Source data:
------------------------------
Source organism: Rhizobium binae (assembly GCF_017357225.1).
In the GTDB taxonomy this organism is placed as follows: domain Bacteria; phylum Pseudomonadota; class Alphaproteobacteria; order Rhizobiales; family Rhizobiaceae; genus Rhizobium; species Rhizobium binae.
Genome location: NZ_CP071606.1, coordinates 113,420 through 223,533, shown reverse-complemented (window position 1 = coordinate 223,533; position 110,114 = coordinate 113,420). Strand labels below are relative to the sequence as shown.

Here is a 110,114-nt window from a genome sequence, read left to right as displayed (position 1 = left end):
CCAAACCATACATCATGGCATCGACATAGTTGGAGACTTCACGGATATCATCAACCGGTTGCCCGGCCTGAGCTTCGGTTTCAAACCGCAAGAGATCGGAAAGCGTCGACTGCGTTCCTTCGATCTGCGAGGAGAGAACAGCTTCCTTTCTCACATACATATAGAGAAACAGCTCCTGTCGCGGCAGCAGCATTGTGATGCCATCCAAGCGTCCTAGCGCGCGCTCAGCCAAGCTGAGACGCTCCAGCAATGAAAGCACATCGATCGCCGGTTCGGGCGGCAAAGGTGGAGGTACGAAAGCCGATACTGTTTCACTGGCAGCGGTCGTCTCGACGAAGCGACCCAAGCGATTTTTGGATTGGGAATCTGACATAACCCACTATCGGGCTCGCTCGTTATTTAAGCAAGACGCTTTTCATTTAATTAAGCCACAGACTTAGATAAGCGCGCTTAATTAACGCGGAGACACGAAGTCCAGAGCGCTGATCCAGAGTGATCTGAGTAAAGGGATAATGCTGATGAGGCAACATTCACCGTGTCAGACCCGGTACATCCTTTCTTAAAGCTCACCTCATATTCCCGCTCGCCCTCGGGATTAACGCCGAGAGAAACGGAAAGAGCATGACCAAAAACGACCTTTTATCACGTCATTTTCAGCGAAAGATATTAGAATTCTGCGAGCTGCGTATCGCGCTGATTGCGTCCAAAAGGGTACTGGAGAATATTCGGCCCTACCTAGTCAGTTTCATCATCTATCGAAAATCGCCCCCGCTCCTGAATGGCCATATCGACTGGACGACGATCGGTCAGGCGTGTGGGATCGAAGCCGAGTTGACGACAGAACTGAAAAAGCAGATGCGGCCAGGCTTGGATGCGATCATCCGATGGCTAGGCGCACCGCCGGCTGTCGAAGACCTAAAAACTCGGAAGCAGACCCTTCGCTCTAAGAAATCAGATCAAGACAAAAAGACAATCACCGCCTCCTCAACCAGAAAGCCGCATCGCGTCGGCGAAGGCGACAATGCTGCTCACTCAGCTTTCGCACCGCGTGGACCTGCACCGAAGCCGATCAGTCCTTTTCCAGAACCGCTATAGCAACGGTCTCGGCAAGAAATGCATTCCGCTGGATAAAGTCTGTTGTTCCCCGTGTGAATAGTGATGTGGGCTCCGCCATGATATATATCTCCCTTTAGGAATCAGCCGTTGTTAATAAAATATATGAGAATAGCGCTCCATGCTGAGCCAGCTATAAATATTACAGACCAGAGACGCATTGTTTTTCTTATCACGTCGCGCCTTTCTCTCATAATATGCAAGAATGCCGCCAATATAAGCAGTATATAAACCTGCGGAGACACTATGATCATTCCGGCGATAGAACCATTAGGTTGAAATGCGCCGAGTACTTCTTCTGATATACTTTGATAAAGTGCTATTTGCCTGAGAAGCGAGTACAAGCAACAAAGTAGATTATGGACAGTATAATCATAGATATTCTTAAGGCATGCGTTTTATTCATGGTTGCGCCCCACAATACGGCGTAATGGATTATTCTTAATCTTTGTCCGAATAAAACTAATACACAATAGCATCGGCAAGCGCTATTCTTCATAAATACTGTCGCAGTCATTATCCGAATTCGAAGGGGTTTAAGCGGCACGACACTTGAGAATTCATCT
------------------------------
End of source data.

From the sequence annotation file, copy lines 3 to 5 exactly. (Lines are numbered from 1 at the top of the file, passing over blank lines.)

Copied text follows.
Genome location: NZ_CP071606.1, coordinates 113,420 through 223,533, shown reverse-complemented (window position 1 = coordinate 223,533; position 110,114 = coordinate 113,420). Strand labels below are relative to the sequence as shown.

Here is a 110,114-nt window from a genome sequence, read left to right as displayed (position 1 = left end):
CCAAACCATACATCATGGCATCGACATAGTTGGAGACTTCACGGATATCATCAACCGGTTGCCCGGCCTGAGCTTCGGTTTCAAACCGCAAGAGATCGGAAAGCGTCGACTGCGTTCCTTCGATCTGCGAGGAGAGAACAGCTTCCTTTCTCACATACATATAGAGAAACAGCTCCTGTCGCGGCAGCAGCATTGTGATGCCATCCAAGCGTCCTAGCGCGCGCTCAGCCAAGCTGAGACGCTCCAGCAATGAAAGCACATCGATCGCCGGTTCGGGCGGCAAAGGTGGAGGTACGAAAGCCGATACTGTTTCACTGGCAGCGGTCGTCTCGACGAAGCGACCCAAGCGATTTTTGGATTGGGAATCTGACATAACCCACTATCGGGCTCGCTCGTTATTTAAGCAAGACGCTTTTCATTTAATTAAGCCACAGACTTAGATAAGCGCGCTTAATTAACGCGGAGACACGAAGTCCAGAGCGCTGATCCAGAGTGATCTGAGTAAAGGGATAATGCTGATGAGGCAACATTCACCGTGTCAGACCCGGTACATCCTTTCTTAAAGCTCACCTCATATTCCCGCTCGCCCTCGGGATTAACGCCGAGAGAAACGGAAAGAGCATGACCAAAAACGACCTTTTATCACGTCATTTTCAGCGAAAGATATTAGAATTCTGCGAGCTGCGTATCGCGCTGATTGCGTCCAAAAGGGTACTGGAGAATATTCGGCCCTACCTAGTCAGTTTCATCATCTATCGAAAATCGCCCCCGCTCCTGAATGGCCATATCGACTGGACGACGATCGGTCAGGCGTGTGGGATCGAAGCCGAGTTGACGACAGAACTGAAAAAGCAGATGCGGCCAGGCTTGGATGCGATCATCCGATGGCTAGGCGCACCGCCGGCTGTCGAAGACCTAAAAACTCGGAAGCAGACCCTTCGCTCTAAGAAATCAGATCAAGACAAAAAGACAATCACCGCCTCCTCAACCAGAAAGCCGCATCGCGTCGGCGAAGGCGACAATGCTGCTCACTCAGCTTTCGCACCGCGTGGACCTGCACCGAAGCCGATCAGTCCTTTTCCAGAACCGCTATAGCAACGGTCTCGGCAAGAAATGCATTCCGCTGGATAAAGTCTGTTGTTCCCCGTGTGAATAGTGATGTGGGCTCCGCCATGATATATATCTCCCTTTAGGAATCAGCCGTTGTTAATAAAATATATGAGAATAGCGCTCCATGCTGAGCCAGCTATAAATATTACAGACCAGAGACGCATTGTTTTTCTTATCACGTCGCGCCTTTCTCTCATAATATGCAAGAATGCCGCCAATATAAGCAGTATATAAACCTGCGGAGACACTATGATCATTCCGGCGATAGAACCATTAGGTTGAAATGCGCCGAGTACTTCTTCTGATATACTTTGATAAAGTGCTATTTGCCTGAGAAGCGAGTACAAGCAACAAAGTAGATTATGGACAGTATAATCATAGATATTCTTAAGGCATGCGTTTTATTCATGGTTGCGCCCCACAATACGGCGTAATGGATTATTCTTAATCTTTGTCCGAATAAAACTAATACACAATAGCATCGGCAAGCGCTATTCTTCATAAATACTGTCGCAGTCATTATCCGAATTCGAAGGGGTTTAAGCGGCACGACACTTGAGAATTCATCT